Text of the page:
Roger Federer battled into the French Open fourth round after a tense four-set victory over Dominik Koepfer in a tie played inside an eerily-empty stadium and which finished at just before 12:45 on Sunday morning.
Federer, the 2009 champion and probably taking part in his last Roland Garros after a career stretching into its fourth decade, will be in the second week in Paris for the 15th time.
His knife-edge 7-6 (7/5), 6-7 (3/7), 7-6 (7/4), 7-5 win over the 59th-ranked German took place at a Court Philippe Chatrier devoid of fans and atmosphere due to a government-enforced Covid-19 curfew.
The 39-year-old, who underwent two knee surgeries last year and is playing just his third event since the 2020 Australian Open, goes on to face Italy's Matteo Berrettini for a quarter-final spot.
"There are still a few people here, I don't know who they are: sponsors, journalists, my team too," said 20-time Grand Slam title winner Federer after the three and a half hour tussle.
"It's thanks to them that everything was possible. I love tennis, I like to play. I might have been more nervous if the stadium had been full."
He added: "All the matches I've played since the injury are information for the rest of the season.
"It gives me great pleasure to be able to play 3hr 30min at a high level against a very good player. It shows that I'm on the right track."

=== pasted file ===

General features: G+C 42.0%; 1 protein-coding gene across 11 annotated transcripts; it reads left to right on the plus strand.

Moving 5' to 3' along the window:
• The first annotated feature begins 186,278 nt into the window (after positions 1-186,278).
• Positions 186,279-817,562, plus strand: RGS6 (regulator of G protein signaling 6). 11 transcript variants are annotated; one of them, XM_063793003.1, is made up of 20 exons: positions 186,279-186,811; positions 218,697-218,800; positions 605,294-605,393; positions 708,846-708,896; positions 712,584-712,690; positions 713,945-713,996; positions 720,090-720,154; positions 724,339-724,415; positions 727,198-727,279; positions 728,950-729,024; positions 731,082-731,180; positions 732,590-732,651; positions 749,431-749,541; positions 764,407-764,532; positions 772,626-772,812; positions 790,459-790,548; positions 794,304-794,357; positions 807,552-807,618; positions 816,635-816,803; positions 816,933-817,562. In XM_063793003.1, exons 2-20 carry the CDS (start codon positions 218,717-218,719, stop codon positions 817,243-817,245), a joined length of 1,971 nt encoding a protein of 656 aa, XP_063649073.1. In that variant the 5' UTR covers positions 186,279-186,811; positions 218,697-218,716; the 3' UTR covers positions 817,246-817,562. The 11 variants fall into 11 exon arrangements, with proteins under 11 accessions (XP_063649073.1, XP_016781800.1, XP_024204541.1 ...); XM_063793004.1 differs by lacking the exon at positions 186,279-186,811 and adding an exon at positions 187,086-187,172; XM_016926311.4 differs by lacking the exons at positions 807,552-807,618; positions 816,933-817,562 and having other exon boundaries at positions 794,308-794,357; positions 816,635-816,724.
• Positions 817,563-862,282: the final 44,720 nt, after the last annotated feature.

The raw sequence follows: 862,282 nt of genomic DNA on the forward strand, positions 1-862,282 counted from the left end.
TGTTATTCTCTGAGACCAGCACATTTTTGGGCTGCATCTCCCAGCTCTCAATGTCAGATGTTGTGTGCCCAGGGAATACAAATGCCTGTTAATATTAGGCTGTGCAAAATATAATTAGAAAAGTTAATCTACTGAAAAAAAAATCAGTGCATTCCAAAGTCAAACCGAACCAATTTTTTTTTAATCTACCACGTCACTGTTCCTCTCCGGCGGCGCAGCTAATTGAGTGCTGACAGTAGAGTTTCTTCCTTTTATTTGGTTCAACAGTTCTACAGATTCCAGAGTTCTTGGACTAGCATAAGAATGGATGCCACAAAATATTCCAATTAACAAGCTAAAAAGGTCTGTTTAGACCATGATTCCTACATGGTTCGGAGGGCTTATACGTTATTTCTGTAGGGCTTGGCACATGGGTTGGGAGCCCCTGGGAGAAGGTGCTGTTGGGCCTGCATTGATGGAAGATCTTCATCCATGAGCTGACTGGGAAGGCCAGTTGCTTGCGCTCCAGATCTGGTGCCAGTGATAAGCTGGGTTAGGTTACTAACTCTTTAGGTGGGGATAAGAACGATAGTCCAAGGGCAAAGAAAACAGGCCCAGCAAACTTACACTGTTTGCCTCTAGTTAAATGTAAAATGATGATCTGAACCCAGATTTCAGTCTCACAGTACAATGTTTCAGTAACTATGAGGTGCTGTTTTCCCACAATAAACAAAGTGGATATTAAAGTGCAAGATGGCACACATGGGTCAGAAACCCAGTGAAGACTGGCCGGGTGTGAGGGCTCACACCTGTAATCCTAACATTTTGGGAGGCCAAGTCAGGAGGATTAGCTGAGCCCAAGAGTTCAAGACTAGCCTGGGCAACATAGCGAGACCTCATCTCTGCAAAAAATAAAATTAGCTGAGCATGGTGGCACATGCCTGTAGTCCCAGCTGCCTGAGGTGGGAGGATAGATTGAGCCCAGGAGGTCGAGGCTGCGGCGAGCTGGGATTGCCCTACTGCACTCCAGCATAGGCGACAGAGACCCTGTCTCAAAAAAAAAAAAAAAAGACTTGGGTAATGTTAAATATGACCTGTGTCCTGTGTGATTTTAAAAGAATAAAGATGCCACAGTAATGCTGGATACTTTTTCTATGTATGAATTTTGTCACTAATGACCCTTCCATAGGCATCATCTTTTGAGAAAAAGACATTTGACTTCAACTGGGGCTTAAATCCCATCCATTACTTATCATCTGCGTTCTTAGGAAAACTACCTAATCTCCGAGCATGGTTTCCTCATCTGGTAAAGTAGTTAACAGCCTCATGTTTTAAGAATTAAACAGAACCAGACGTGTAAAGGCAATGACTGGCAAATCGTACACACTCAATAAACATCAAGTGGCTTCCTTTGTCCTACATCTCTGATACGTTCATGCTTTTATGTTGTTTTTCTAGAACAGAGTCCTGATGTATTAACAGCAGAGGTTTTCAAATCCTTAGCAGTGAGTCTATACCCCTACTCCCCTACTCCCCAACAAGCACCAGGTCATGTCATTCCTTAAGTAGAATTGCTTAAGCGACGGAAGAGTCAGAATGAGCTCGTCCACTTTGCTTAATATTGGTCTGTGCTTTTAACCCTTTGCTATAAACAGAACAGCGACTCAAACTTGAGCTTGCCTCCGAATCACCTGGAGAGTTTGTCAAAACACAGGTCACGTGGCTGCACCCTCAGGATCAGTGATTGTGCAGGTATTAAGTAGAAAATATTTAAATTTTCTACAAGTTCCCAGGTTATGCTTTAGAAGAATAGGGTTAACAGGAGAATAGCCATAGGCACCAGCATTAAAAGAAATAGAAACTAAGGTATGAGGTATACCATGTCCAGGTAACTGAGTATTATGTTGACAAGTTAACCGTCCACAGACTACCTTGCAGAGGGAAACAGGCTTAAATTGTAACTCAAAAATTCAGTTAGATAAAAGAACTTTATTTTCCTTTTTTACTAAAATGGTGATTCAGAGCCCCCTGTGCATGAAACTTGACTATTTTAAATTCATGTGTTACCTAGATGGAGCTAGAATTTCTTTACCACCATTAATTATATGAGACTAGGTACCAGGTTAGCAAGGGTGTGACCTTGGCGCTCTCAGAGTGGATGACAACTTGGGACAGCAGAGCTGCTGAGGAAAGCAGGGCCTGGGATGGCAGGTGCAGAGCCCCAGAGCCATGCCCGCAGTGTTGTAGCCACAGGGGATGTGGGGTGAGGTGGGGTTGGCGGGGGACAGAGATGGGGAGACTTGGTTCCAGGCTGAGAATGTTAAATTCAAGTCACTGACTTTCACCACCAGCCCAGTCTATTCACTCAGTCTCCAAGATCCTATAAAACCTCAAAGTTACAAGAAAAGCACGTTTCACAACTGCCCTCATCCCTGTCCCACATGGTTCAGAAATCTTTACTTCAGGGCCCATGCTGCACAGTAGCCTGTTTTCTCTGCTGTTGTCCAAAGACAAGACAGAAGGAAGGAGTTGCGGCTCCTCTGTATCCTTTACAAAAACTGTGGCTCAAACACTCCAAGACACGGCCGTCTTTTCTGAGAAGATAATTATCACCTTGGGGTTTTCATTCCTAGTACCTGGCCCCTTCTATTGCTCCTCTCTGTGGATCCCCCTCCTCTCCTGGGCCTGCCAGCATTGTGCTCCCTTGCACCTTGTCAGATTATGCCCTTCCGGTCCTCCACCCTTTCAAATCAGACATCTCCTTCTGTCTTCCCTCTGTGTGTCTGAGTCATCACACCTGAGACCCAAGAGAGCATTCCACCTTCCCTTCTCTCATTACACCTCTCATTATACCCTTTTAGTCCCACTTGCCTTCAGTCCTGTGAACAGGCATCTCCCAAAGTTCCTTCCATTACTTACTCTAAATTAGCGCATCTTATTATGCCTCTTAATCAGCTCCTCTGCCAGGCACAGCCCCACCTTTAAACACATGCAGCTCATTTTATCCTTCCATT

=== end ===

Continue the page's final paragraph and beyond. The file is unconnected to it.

After taking the opening set, Federer squandered a break in the second to eventually allow Koepfer to level.
The German was then 3-1 up in the third before the Swiss star hit back to claim another tie-break.
It was the first time in 424 Grand Slam matches that Federer had played tie-breaks in the first three sets.
Federer handed back an early break in the fourth set as Koepfer composed himself after being docked a penalty point for spitting on a ball mark in the clay.
But one more break for the Swiss star in the 11th game allowed him to serve out the victory.
His performance won rave reviews from rivals following the match on television.
"I'm not bothered by the outcome of this match at all," tweeted Britain's Andy Murray, a former world number one and three-time major winner.
"Just seeing Federer at 39 off the back of 2 knee surgeries playing to an empty stadium at 12.30am getting fired up is inspirational to me. Do what you love."